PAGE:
Anyway, where was I...oh yes, at the book's start Hepzibah lives alone in the house except for a lodger who has an apartment in a remote corner of the house. Then a distant cousin comes to visit, Phoebe, who is an innocent young girl from the country, and one of the few Pyncheon descendants still remaining. Phoebe immediately brightens up the musty dark old house, and helps out Hepzibah with the general store she's opened in part of the house, because while Hepzibah would prefer to remain a hermit, she is almost out of money. Soon Hepizbah's brother Clifford comes to join them. Clifford, we slowly learn, is just out of prison, having been sent away years ago for murder. In jail he has pretty much lost his mind, and is now very much out of it. But Hepzibah loves him dearly, and Phoebe helps to take care of him.

Complications ensue...well, sort of. And they ensue slowly, because that's the way this novel flows. There's an evil relative, Judge Pyncheon, who wants information from Clifford. We eventually learn just exactly how evil Judge Pyncheon really is, and it's pretty evil. It turns out that Clifford and not the Judge was supposed to inherit the family fortune, and that he had Clifford framed for the murder of an Uncle who actually died from the family curse. And then there's the mysterious lodger, who is a dauggereotypist, and who we eventually learn is a descendent of the Maule family. I won't say what happens to all these characters at the novel's end, since I don't want to completely spoil things, except that the novel has a surprisingly upbeat ending for such a moody and meditative book. That upbeatness really took me by surprise actually, since it was quite unexpected.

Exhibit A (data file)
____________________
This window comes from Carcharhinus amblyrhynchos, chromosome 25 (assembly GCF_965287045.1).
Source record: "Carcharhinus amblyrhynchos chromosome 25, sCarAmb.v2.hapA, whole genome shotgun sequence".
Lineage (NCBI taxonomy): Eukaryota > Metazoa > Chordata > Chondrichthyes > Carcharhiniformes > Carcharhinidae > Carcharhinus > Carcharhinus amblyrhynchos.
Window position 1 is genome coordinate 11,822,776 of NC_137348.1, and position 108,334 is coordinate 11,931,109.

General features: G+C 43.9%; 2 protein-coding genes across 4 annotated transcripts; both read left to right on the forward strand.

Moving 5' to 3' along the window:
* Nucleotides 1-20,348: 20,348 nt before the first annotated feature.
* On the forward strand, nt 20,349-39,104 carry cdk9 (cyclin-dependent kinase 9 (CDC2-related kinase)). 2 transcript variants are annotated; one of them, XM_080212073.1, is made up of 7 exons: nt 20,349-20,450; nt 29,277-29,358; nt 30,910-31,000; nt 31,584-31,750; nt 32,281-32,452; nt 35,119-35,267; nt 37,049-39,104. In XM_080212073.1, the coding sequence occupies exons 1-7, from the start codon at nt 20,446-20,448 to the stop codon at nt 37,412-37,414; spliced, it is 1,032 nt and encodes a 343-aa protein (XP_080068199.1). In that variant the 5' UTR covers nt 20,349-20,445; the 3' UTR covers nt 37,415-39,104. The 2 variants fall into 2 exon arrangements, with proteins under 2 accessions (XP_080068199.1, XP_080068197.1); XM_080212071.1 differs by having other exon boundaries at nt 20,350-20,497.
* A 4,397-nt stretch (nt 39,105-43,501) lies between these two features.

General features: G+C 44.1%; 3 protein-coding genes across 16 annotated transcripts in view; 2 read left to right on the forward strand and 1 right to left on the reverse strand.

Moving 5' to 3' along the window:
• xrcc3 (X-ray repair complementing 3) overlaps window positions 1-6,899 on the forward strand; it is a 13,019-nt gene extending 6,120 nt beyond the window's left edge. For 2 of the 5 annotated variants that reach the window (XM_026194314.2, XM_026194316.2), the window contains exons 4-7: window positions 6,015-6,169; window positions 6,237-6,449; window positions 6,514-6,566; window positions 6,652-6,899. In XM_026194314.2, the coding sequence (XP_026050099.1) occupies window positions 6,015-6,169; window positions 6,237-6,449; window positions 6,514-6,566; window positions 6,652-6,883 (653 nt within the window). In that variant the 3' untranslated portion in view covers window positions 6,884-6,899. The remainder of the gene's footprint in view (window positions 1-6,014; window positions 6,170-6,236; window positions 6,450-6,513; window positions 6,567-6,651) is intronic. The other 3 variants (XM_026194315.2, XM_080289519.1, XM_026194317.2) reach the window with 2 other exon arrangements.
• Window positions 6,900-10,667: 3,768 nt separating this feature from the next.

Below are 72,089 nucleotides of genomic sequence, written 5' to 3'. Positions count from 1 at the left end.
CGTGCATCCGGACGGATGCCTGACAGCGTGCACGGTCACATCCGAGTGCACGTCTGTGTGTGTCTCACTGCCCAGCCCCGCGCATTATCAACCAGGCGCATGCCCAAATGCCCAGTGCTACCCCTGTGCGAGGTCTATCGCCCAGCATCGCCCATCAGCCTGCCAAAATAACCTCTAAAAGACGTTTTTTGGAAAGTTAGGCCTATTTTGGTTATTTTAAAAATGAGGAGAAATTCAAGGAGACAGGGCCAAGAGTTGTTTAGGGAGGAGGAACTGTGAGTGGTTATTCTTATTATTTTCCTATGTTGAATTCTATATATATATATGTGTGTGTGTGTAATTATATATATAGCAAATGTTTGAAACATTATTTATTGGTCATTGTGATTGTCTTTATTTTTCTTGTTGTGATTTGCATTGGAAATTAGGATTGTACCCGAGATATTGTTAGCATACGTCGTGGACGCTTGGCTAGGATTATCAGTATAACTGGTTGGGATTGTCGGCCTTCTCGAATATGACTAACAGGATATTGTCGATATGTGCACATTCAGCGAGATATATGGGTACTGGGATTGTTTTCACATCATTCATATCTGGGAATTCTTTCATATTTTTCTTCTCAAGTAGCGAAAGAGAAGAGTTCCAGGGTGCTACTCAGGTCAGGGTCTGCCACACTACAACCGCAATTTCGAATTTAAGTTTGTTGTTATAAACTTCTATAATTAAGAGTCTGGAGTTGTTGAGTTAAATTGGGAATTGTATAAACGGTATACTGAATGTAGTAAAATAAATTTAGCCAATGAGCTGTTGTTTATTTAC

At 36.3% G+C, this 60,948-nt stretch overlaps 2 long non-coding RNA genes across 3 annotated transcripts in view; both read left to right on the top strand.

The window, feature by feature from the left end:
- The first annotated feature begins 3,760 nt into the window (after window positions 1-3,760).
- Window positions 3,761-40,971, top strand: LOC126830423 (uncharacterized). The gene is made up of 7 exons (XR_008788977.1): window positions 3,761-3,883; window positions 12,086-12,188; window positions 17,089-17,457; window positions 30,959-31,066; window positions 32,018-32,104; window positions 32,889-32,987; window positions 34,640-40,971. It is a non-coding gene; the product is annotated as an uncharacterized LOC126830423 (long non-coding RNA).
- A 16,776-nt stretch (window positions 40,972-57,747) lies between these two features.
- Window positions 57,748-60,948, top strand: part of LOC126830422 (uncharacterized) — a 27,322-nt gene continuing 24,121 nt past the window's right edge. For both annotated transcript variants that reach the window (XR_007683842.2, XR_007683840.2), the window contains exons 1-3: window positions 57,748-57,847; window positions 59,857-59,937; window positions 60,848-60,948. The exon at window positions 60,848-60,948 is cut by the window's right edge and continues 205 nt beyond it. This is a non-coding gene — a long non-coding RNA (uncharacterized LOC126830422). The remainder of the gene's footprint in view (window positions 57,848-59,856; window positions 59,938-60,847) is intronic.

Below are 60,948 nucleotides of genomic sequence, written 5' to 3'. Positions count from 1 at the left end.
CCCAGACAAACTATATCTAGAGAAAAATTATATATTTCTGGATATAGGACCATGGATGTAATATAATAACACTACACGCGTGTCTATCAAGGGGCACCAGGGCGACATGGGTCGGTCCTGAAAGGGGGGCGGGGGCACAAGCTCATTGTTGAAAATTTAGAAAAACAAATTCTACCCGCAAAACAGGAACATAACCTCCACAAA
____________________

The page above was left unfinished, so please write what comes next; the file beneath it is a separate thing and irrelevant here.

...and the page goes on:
One of the things Hawthorne seems to be saying in this book, at least according to this half-senile middle-aged white guy, is that immoral deeds done by family members get passed down to haunt succeeding generations. It's almost Darwinian; bad traits get passed down to screw up the offspring, although in this case the traits are evil deeds and not inherited random mutations. Still, it's a bit of a weird concept...that the sins of the father will forever taint his descendants. At least until the end of the novel, where all pretty much seems to be resolved.

And it's also interesting that while Maule casts this curse on the Pyncheon family, and they seem to suffer under it, there also are non-supernatural ways of explaining the curse and its effects. The mysterious bloody deaths of the Pyncheons could be a hereditary condition in the family, like apoplexy or something like that, that Maule recognized. And the Maule family has seemed to have inherited a propensity to be able to hypnotize people, which while seemingly supernatural today, may have not seemed so otherworldly in Hawthorne's day, when Mesmerism was in vogue. The book is a supernatural story with a rational explanation behind it. Which is pretty refreshing, actually, when compared with the current outpouring of vampire and supernatural movies, books, and shows. In any case, "The House of the Seven Gables" may seem strange and supernatural at times and a bit gothic, but the slow, brooding pace of it, while perhaps difficult for the modern reader to get used to, really pays off if one sticks to it and listens to the story Hawthorne tells.